The speculation about Genzyme's Campath is over. The company, now a unit of Sanofi ($SNY), is pulling the plug. Why? To prepare the way for Lemtrada, a multiple sclerosis treatment that is, essentially, Campath by another name.
Genzyme has been developing Campath-slash-Lemtrada for MS, hoping to become a big player in that disease area. But MS drugs such as Biogen Idec's ($BIIB) Tysabri and Novartis' ($NVS) Gilenya have price tags much higher than Campath's, at least at the dosage used by those patients.
In fact, as Datamonitor has reported, Campath for leukemia treatment runs $60,000 per year in the U.S. MS patients need a fraction of the cancer dosage, and so under that pricing scheme, the drug would cost just $6,000 per year. Tysabri, on the other hand, costs $55,000 per year, closer to the cost of Campath for cancer.
So, the question has been how Sanofi could distance Lemtrada from Campath, so that the company could command a higher price for the MS doses--and prevent cheaper, off-label use of Campath in those patients.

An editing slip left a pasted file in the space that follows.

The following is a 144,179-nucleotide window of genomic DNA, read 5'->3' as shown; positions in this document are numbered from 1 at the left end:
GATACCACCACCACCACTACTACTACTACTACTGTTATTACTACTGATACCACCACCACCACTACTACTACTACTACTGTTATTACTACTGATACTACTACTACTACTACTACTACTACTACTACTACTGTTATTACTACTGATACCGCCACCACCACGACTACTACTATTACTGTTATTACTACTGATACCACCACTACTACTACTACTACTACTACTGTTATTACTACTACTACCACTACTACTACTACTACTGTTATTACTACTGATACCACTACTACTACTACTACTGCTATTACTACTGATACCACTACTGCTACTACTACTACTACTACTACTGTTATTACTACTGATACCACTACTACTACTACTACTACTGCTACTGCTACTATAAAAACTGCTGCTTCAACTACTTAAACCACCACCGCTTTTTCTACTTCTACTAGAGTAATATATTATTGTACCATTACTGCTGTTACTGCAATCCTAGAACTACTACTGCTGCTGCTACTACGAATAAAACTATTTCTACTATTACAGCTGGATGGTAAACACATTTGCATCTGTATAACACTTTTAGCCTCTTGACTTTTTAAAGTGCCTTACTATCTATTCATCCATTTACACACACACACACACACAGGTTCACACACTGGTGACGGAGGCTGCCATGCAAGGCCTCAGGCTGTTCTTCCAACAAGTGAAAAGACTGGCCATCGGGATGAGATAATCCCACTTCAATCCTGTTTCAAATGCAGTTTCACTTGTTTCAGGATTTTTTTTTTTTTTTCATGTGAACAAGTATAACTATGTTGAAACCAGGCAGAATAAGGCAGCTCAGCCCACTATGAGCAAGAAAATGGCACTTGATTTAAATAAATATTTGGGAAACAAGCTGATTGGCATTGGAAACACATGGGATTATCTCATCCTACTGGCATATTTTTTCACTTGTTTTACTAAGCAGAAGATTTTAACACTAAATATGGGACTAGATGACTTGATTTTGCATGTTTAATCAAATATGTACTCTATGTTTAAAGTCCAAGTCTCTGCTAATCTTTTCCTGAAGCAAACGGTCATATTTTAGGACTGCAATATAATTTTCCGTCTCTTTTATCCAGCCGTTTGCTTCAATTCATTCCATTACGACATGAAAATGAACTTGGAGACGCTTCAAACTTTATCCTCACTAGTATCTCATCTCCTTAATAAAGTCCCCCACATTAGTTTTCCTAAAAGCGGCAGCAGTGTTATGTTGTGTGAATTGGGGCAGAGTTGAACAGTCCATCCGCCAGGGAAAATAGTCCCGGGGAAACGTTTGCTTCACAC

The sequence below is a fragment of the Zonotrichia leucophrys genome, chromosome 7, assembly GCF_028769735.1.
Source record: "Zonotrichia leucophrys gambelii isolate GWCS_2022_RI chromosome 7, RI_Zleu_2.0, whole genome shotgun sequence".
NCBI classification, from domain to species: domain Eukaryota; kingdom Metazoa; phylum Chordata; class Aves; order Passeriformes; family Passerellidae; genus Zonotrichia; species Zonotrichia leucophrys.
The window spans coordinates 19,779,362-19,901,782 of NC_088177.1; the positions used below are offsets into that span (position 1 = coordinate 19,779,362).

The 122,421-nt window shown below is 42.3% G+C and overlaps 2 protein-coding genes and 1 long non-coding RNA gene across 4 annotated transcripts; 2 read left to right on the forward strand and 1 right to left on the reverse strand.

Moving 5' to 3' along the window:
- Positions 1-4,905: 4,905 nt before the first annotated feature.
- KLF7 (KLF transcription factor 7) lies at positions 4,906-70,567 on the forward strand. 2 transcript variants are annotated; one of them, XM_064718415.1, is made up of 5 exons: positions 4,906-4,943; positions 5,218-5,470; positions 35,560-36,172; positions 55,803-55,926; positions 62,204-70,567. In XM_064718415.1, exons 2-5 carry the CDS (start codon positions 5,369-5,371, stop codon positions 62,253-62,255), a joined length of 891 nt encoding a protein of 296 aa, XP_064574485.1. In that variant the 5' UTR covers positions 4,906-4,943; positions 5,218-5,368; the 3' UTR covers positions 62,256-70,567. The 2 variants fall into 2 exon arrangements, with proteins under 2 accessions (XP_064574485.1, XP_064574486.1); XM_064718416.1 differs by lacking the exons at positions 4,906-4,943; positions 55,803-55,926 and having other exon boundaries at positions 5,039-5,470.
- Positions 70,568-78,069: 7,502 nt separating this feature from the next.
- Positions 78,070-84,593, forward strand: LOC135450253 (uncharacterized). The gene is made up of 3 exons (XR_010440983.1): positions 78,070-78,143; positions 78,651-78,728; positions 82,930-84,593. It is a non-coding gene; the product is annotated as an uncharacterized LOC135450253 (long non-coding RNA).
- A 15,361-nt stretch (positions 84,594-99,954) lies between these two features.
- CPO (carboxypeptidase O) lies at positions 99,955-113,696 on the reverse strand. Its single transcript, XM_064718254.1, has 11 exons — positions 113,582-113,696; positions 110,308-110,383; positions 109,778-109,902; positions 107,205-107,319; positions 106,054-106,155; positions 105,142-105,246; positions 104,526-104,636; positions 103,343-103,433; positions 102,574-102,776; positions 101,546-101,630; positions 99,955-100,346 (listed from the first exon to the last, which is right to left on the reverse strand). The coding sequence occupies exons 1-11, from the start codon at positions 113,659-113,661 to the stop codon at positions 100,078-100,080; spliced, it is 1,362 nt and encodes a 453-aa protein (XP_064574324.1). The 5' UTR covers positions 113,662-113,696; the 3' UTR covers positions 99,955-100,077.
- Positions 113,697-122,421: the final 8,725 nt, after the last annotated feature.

Answer? Get rid of Campath altogether. As Sanofi readies for a possible Lemtrada launch next year--it's awaiting U.S. and European approval now--the company is already withdrawing Campath in some European countries. The decision will be effective in the U.S. Sept. 4, Reuters reports.
"We think that this stoppage shows Sanofi's confidence in the approval of Lemtrada in multiple sclerosis," Bryan Garnier analyst Eric Le Berrigaud told Reuters, not to mention allowing Sanofi to charge an MS-market price for Lemtrada.
Campath won't disappear completely, however. It will still be available through patient access programs in 50 countries, Genzyme told the news service. "In most countries we will provide the drug for free, where this is permitted," the spokesman said.
Campath brought in $76 million last year. By contrast, Lemtrada is expected to grow to $400 million to $600 million by 2018.